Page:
Confidence in Indonesia’s president, Abdurrahman Wahid, has steadily declined since his October election, and he faces an August showdown with parliament. In the Philippines, President Joseph Estrada faces continued corruption accusations and has pulled the nation’s few resources into an all-out military campaign against Islamic insurgents. In Malaysia, competition from the Islamic opposition has undermined Prime Minister Mahathir Mahathir’s grip on power.
Economic and political instability in Southeast Asia feed upon each other and threaten to send the region yet again into the depths of economic crisis. If Thailand fails to control the declining baht, the Philippine currency is seen as certain to collapse. Indonesia’s economic weakness also threatens to trigger another currency crisis, and Jakarta has asked its neighbors for assistance.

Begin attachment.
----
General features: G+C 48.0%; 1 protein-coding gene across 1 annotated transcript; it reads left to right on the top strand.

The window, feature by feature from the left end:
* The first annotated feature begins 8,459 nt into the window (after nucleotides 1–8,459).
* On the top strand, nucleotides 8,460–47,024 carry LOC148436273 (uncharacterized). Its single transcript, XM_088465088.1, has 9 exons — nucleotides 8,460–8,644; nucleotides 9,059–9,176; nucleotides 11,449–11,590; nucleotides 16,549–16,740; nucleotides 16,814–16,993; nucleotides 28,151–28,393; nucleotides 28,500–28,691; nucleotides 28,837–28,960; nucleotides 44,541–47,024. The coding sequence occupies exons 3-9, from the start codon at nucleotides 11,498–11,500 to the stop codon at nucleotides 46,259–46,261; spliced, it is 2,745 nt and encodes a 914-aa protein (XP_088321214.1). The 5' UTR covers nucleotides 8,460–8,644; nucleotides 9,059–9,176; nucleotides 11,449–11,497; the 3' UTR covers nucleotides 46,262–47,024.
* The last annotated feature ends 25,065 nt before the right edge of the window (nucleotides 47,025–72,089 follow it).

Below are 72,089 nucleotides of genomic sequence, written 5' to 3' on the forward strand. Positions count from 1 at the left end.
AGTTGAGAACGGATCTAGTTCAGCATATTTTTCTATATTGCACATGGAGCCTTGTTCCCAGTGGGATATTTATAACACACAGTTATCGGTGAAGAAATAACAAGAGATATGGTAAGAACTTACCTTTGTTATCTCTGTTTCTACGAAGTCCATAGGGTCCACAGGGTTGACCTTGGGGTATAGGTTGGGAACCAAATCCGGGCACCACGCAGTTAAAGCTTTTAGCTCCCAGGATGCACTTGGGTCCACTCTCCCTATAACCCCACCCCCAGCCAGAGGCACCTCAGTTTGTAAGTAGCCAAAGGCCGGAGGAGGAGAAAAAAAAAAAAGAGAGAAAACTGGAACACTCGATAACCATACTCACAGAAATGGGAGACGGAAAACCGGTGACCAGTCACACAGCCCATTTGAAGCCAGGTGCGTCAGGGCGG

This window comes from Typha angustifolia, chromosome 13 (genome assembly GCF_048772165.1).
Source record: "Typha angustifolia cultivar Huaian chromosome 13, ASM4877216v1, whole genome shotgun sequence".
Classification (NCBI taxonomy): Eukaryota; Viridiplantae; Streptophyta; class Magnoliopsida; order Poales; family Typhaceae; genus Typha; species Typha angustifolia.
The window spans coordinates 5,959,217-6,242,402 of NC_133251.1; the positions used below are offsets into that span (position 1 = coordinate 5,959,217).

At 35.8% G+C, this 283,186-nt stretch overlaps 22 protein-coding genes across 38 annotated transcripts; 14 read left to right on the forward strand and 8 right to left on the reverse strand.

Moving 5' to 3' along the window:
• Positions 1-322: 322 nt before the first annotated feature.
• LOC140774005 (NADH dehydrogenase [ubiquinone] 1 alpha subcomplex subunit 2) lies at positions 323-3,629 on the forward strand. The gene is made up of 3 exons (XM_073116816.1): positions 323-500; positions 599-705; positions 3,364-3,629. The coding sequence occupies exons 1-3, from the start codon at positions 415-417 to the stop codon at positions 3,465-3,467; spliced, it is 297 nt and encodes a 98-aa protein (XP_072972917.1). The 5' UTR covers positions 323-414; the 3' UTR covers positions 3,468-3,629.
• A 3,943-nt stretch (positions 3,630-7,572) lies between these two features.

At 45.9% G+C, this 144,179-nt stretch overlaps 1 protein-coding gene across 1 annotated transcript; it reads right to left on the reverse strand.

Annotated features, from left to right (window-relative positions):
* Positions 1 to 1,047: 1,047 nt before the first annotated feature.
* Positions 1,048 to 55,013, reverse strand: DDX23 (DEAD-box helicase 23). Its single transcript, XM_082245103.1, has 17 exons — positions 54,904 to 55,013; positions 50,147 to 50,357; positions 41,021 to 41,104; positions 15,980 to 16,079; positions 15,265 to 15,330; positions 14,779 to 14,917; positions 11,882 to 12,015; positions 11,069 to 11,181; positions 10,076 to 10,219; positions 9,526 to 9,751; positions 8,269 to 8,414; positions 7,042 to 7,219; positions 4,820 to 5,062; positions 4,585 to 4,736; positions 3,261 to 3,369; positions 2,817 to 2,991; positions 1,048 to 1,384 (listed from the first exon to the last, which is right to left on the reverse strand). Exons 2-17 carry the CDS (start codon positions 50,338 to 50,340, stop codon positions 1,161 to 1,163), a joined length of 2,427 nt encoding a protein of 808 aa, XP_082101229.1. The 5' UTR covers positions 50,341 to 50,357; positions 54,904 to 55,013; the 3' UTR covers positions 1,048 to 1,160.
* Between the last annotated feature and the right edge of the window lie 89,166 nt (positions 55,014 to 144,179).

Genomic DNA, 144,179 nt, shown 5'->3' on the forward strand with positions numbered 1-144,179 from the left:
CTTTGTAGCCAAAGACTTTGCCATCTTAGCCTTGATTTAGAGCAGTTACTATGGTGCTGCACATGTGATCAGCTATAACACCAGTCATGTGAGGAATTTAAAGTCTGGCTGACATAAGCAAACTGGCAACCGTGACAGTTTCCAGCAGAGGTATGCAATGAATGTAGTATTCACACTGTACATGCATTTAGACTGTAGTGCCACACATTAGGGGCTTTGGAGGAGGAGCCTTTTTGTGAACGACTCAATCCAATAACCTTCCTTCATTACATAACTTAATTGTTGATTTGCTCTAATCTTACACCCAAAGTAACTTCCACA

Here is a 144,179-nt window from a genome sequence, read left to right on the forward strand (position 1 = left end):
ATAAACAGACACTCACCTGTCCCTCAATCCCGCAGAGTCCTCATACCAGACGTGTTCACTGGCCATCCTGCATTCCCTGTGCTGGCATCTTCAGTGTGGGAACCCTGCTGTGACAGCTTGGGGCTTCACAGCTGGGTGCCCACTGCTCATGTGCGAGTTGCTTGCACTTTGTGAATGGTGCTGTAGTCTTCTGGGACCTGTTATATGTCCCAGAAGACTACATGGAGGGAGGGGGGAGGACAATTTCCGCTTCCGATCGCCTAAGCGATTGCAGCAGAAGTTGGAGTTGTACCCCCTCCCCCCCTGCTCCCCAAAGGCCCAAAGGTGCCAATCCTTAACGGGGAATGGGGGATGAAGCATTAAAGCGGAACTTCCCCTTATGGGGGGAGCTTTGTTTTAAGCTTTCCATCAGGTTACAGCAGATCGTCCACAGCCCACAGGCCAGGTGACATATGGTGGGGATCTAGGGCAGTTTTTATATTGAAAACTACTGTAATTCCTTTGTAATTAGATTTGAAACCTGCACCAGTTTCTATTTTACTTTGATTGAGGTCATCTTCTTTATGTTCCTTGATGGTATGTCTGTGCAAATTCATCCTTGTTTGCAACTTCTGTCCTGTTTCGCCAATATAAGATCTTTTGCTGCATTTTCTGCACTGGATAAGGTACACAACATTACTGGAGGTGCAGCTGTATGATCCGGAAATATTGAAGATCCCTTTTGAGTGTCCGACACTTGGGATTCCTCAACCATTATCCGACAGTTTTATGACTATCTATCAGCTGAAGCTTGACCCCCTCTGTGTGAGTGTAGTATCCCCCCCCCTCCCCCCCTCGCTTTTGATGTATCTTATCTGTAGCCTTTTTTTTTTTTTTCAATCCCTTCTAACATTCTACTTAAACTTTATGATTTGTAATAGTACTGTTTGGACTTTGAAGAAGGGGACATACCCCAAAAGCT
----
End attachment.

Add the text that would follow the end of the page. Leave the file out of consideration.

Thailand’s central bank appears strong enough to delay the inevitable temporarily, but it will certainly drag the Philippines and Indonesia with it. Despite Mahathir’s currency controls, Malaysia, too, would be unlikely to avoid a regional relapse.
International Intervention May Not Help
It is equally unlikely that international intervention will create stability. The International Monetary Fund and the major powers can stabilize currencies briefly. But currency instability is a symptom of the problem, not the problem itself. IMF austerity is viewing as leading to social chaos; while lack of austerity is seen as leading to social malaise.
The real issue is how far north the disease will spread. If Southeast Asia moves into crisis, Japan and China will not be far behind.
Asia and the United States now appear caught in a zero sum game, in which U.S. economic strength costs Asia dearly. And as long as Asia inefficiently maintains social stability, it cannot rebuild its economy. The region’s best hope is that the long-term malaise will be just that — long term — and will not turn into another crisis.